A Simple 5-Blade Aperture Diaphragm @ f/8

Step 2

  • While you are looking at the “stopped-down” aperture, count the number of blades (the segments that make up the diaphragm). Sometimes it is easiest to look at the geometric form that they resemble. If it looks live a pentagon, it is a five-blade design. If it looks like a stop sign (octagon) you have an eight-blade aperture, etc. Generally, the more blades that are used, the smoother the circular opening will be. Smoother is better (and more expensive). Look-up (or Google) the word "bokeh" sometime for a detailed explanation about why this is so important.

A 6-Blade Aperture @ f/11

Step 3

  • Next, adjust the aperture to the largest numeric setting available, usually around f/22 or so. Now press the “preview button and hold it down. Using a small flashlight, or with strong overhead lighting, inspect the “blades” of the diaphragm. Your diaphragm could have anything from five to nine aperture blades. These overlap to form a very tiny opening when you preview at the maximum f-stop (minimum opening).

A Simple 5-Blade Aperture Diaphragm @ f/22

Step 4

  • Inspect the blades for any signs of dirt, damage, debris or any “oily” looking stains. If the blades look clean and metallic gray (or nearly black) with no visible foreign matter, you have “clean”, “oil-free” aperture blades. Oily blades sometimes have a "pattern" of contrasting surfaces which are easy to spot. The blades should all be consistent in color and finish. The finish should be non-reflective and completely uniform. Any variations should be cause for suspicion.

Step 5

  • Now, release the preview button and press it again, several times. If all is working properly, the blades will “snap” into place and back almost instantly. Each time the aperture closes down, it must be at the exact same size opening. If all is well, this is described as a “snappy” aperture. Obviously, this simple test cannot verify that the aperture is stopping down to the precise positions or that the duration is absolutely accurate, that requires some very sophisticated lab instruments. However, it will at least let you know that everything "appears" to be normal and working as it should. (If your lens passes this check, you are 99% certain that everything is OK.) That’s it; you are all finished, you have just completed your first aperture diaphragm inspection.

If your camera doesn't have a "Preview" button, try this procedure instead:

1. Mount the lens on the EOS camera with "MF" (Manual Focus) selected on the lens.

2. Turn the camera "on" by setting the Command Dial to "TV" mode and then rotate the "Main Dial" (located just behind the shutter button) until the highest number (like "22" or "32") is displayed in the LCD window.

3. Look through the front of the lens with the camera pointed directly at you and press the shutter button all the way down.

4. The shutter will stay open and the aperture "stopped down" for several seconds (depending upon how much light is available, the less light the longer).

5. Now you should have plenty of time to get a good look at the aperture diaphragm "blades" (or segments), to confirm how many there are, and to inspect their condition.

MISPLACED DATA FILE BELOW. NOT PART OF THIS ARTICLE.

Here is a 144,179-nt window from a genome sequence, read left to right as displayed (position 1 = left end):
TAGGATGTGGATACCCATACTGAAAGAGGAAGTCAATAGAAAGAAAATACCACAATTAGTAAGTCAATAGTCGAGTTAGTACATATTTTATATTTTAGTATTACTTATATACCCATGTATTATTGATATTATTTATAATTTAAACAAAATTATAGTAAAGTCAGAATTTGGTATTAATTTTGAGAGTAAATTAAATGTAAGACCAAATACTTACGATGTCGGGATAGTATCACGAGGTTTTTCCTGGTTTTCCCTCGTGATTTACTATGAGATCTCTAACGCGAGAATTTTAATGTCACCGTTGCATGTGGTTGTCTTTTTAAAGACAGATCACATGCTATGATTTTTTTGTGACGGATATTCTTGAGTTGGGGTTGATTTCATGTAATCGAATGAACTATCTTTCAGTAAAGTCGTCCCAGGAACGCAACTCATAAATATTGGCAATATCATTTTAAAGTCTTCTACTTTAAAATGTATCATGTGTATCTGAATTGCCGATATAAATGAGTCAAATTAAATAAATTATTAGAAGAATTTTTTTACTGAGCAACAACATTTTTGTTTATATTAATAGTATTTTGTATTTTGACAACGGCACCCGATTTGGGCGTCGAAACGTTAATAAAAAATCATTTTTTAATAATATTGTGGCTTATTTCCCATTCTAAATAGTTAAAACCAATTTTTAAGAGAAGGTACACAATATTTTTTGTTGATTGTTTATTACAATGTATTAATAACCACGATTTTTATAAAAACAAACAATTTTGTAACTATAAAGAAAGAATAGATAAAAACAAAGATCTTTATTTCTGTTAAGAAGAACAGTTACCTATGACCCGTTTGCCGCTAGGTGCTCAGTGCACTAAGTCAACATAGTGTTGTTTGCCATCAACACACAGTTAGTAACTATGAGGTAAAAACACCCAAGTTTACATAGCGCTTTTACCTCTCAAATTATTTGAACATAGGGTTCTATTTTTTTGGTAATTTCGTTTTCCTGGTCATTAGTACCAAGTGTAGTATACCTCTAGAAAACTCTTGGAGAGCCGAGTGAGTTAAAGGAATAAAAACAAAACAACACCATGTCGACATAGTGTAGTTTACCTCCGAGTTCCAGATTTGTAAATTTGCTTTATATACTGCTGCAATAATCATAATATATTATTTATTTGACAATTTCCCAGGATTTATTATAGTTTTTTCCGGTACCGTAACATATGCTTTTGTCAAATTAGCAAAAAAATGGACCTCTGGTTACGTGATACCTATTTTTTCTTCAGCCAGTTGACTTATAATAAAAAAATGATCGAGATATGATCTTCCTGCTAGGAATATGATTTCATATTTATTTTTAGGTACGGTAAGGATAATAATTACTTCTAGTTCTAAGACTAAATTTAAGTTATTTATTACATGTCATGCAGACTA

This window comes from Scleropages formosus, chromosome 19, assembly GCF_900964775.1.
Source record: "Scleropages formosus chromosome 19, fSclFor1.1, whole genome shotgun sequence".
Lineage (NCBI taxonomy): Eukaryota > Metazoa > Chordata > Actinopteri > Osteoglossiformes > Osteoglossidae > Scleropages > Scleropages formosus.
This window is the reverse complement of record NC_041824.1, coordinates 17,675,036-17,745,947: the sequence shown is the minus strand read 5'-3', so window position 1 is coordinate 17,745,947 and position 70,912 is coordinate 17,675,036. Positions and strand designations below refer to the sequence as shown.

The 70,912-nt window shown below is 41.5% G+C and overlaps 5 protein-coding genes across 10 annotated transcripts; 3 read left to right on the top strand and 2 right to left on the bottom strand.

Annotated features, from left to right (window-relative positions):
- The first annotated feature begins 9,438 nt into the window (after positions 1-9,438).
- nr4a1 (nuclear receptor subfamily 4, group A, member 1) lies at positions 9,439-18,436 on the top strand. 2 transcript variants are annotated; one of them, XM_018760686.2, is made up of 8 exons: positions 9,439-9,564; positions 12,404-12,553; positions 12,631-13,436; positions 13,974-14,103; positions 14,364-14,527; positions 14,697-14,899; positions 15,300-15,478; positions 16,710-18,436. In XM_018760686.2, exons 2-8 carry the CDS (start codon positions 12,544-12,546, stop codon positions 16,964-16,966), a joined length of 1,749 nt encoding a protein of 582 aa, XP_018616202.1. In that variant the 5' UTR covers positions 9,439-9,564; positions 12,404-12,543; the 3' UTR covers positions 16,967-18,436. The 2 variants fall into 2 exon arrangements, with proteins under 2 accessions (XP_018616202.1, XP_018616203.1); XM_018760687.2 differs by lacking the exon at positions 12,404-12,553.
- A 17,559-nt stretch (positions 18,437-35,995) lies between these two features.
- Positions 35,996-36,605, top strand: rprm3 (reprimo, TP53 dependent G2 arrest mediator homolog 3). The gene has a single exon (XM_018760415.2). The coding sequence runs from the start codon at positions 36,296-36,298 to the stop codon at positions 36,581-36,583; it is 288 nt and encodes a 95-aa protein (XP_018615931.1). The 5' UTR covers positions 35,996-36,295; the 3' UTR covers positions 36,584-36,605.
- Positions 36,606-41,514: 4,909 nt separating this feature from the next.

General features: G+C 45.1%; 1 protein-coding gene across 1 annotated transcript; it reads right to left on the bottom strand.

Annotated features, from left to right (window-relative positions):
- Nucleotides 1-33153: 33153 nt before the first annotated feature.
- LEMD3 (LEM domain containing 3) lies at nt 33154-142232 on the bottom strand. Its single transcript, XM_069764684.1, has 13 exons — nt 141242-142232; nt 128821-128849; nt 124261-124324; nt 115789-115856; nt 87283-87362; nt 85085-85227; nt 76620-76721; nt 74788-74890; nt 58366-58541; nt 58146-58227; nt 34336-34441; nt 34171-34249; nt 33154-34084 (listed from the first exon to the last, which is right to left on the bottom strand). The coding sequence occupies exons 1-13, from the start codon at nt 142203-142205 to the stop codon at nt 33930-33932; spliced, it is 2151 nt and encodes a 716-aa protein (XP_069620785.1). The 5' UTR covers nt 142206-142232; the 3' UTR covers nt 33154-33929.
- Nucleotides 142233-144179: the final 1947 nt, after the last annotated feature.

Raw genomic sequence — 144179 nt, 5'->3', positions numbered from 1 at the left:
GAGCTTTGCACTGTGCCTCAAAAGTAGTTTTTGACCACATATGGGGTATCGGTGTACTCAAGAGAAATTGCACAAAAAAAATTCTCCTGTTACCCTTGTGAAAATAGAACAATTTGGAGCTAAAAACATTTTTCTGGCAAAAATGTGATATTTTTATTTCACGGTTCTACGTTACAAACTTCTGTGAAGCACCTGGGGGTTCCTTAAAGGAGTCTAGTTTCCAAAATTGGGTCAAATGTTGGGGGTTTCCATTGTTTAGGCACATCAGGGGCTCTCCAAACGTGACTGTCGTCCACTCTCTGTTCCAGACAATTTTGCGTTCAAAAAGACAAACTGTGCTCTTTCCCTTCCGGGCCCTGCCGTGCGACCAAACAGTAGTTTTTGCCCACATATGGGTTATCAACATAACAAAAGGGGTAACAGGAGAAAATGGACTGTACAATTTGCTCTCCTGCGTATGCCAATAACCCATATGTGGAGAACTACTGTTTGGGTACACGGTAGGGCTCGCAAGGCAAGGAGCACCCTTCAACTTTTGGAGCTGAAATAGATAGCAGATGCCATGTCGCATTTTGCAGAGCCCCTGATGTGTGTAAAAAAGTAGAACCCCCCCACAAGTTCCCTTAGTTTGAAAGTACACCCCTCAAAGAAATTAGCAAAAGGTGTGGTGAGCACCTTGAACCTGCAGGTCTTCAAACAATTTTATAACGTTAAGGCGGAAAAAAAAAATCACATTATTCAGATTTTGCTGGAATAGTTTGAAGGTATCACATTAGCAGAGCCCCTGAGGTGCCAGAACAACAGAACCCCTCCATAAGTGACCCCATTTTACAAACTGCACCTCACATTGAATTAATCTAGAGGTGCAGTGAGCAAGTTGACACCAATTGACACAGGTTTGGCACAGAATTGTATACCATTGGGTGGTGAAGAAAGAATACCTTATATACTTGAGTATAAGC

Notice the shiny "pinwheel like" pattern  on the aperture blades. It is most visible when the aperture is "stopped-down" to f/22. This aperture does not work properly.  It "closes" down to different size openings when activated multiple times at the same f-stop. Sometimes it sets to the correct opening size, but often it "sticks" slightly too far open and it allows excessive light to pass through, causing over-exposed images.


This is the exact same model of genuine Canon EF series lens  as the faulty one shown above. These two identical lenses clearly show the difference between a clean, perfectly functional aperture diaphragm and one that must be avoided.  Aperture replacement is expensive. This $300.00 lens could probably not justify the cost of repair.

I have heard it falsely stated that Canon EF series lens aperture diaphragms "almost NEVER fail". It has also been said that you can determine if there is an aperture problem by simply taking a few photos and checking the pictures for exposure problems.  Unfortunately, following that advice would have caused a real disaster in this case.  The first few pictures that I shot with the "bad" lens above turned out beautifully. If I had based my evaluation on those test photos alone, I might have committed to purchase this useless lens, erroneously convinced that the aperture was working perfectly.  Canon's very simple 30 second inspection saved me from getting "stuck" with a completely worthless lens!

I inspect about 20 to 30 Canon EF series lenses per month. This is the second EF lens that I have encountered with this same problem so far this year (2007). I would be thrilled if this condition was as rare as some Canon pundits proclaim it to be. Maybe I am just the most unlucky Canon buff around, or possibly, it is because I
actually do carefully inspect each and every lens. No matter how rare the problem is, if you are the unfortunate buyer who finds yourself the "proud owner" of one of these failed lenses, you would surely wish that you had checked your lens before buying. It's half a minute well invested!


See, that wasn’t so tough.  Now you know more about aperture inspections than most people who are selling their used lenses on eBay. You’re a fully informed photog. From now on, you will be able to determine the actual number of aperture blades for yourself, as well as whether the aperture blades are truly “clean, oil-free and snappy”!